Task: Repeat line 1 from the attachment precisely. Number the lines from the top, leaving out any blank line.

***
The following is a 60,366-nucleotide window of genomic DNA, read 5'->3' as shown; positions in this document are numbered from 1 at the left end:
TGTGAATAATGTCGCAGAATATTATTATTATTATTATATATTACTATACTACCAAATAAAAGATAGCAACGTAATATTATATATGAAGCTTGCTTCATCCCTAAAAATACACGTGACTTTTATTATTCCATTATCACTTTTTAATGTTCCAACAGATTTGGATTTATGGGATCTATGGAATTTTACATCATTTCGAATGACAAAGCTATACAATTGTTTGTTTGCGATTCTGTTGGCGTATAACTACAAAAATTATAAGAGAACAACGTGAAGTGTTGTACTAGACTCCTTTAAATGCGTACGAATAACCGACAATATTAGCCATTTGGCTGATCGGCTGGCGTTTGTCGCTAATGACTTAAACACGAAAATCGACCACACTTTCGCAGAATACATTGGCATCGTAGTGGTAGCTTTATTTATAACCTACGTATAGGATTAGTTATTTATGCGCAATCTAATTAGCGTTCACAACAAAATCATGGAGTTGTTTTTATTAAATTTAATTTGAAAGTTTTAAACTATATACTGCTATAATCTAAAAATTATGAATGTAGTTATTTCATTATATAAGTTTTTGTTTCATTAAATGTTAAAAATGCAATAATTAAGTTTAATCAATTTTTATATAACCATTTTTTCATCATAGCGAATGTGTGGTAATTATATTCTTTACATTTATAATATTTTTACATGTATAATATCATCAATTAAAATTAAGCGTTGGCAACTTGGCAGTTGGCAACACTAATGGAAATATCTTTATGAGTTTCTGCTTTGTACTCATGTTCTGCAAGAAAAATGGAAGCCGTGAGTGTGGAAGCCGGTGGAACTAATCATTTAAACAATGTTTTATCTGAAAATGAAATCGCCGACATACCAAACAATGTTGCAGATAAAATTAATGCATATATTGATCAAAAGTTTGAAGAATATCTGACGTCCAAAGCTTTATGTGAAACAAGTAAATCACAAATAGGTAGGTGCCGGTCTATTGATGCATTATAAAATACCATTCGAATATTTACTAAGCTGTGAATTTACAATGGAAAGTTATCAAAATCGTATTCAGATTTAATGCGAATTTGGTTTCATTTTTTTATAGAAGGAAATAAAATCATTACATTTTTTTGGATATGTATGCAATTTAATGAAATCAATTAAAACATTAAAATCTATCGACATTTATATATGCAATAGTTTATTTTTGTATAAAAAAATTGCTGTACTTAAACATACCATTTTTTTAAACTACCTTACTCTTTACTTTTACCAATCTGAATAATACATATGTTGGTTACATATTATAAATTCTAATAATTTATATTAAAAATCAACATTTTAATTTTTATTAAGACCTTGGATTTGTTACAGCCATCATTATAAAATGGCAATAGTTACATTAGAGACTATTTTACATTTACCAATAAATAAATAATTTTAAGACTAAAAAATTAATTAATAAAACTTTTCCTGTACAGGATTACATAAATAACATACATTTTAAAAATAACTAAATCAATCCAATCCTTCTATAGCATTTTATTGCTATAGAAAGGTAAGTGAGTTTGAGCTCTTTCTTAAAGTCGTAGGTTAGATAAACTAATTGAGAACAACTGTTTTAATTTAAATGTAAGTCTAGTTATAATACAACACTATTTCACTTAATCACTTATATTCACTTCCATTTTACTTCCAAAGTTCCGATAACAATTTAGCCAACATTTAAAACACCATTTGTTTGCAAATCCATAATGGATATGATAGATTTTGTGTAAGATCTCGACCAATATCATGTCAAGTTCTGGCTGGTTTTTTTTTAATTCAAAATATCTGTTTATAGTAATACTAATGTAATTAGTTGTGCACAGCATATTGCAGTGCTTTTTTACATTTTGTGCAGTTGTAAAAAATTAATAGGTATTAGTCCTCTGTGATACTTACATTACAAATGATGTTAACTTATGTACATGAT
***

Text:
The following is a 60,366-nucleotide window of genomic DNA, read 5'->3' as shown; positions in this document are numbered from 1 at the left end: